E When It Comes To Financial Crises In The Emerging Markets, History Repeats Itself All Too Often

The collapsing Turkish lira provides yet another example of how financial crisis are a regular feature amongst emerging economies. Readers may recall the situation in 1998 when the collapse of Thai currency set off a wave of currency collapses, rising interest rates, defaulting debt and severe balance of payments stresses in many Asian nations. Today, a similar pattern is developing, only this time Turkey is front and center. It is not always easy to separate out the exact sequence of how these economies actually become unstable. Often it is a case that there is a huge importation of foreign capital, principally debt, that finances domestic investment both private and public. At the same time, their current account balances go deep into the red as imports rise without offsetting exports. Whether the sequence starts initially with a current account balance turning negative or, whether an excessive inflow of foreign investment drives up the value of the currency, the end result is the same---- a balance of payments crisis.

Right now, Turkey is the poster child, but we must not lose sight of the fact that other emerging economies face the same set of conditions. For the period 2014-2017, Turkey, South Africa, Brazil, and Argentina ran consistently large negative current account balances as a percent of GDP.( Figure 1).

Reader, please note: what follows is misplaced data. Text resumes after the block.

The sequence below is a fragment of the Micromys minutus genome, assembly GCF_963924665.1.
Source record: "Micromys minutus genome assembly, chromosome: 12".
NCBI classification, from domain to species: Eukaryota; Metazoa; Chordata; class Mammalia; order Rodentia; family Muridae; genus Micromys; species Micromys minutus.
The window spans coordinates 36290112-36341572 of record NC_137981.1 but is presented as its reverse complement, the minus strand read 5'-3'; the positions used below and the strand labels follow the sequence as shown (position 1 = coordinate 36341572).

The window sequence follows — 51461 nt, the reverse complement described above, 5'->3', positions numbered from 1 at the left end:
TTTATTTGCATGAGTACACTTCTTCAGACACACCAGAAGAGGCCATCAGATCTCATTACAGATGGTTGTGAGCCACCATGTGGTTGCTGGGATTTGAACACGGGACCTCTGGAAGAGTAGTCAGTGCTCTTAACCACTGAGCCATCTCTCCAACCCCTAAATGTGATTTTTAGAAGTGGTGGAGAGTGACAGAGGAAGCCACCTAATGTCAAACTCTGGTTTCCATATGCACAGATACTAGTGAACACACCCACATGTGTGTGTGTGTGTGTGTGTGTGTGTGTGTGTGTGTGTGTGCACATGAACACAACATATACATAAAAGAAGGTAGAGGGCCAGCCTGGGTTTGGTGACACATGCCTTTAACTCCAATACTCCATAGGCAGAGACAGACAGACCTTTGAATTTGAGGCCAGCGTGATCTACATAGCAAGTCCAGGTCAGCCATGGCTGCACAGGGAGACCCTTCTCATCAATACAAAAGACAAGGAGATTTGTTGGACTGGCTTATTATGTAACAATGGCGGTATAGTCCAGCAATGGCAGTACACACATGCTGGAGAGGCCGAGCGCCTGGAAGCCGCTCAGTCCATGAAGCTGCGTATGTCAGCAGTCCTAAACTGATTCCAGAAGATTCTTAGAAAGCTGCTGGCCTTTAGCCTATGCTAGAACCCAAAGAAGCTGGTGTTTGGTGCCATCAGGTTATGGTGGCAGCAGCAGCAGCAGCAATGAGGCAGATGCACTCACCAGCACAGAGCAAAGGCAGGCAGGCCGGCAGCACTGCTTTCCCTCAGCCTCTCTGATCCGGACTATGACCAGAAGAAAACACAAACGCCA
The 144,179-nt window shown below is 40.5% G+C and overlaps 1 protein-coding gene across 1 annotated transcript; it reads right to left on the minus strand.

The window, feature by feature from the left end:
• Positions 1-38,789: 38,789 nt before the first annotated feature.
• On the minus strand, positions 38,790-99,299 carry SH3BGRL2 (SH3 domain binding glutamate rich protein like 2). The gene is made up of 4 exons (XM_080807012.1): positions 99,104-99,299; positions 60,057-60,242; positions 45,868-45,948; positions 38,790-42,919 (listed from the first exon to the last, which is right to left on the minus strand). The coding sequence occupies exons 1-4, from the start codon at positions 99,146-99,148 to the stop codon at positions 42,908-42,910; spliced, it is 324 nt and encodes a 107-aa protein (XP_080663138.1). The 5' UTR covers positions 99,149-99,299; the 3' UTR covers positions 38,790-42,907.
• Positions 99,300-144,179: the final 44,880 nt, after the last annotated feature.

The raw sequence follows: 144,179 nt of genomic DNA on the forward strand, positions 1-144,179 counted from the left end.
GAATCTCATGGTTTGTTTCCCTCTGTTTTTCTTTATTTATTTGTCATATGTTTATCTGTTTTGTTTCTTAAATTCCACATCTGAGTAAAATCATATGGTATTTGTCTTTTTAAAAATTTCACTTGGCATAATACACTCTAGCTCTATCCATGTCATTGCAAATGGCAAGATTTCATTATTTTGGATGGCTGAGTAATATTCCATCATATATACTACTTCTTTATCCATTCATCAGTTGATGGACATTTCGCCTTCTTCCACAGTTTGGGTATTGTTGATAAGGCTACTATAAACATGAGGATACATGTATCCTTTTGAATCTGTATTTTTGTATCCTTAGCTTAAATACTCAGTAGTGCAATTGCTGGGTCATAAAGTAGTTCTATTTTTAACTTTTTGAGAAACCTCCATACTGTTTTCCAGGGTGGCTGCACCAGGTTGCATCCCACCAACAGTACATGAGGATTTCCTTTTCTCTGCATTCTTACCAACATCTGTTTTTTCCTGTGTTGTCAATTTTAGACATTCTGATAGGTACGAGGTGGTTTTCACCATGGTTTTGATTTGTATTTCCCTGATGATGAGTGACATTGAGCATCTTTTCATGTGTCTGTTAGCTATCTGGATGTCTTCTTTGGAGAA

Figure 1 Current Account Balances for Selected EM Economies

Source: OECD

Turkey’s reliances on external funds for corporate and household use now stands at 50% of the GDP, the highest among major emerging markets. (Figure 2). Furthermore, the external debt becomes more expensive to repay as the lira weakens, stressing companies and households who have borrowed in foreign currencies.

Figure 2 External Debt as a % of GDP for EM countries

 Source: IMF and World Bank

What we are now witnessing is ways in which the market adjusts to these imbalances. The dynamics are very painful to endure for the local economy. On the trade side, the currency, in this case, the Turkish lira, is down 45% this year. The fall in the currency has made imports more expensive, fuelling domestic inflation. As a net importer of oil, Turkey was forced to draw down its foreign exchange reserves to pay for the rising oil imports.

1 2
View single page >> |
How did you like this article? Let us know so we can better customize your reading experience. Users' ratings are only visible to themselves.

Comments

Leave a comment to automatically be entered into our contest to win a free Echo Show.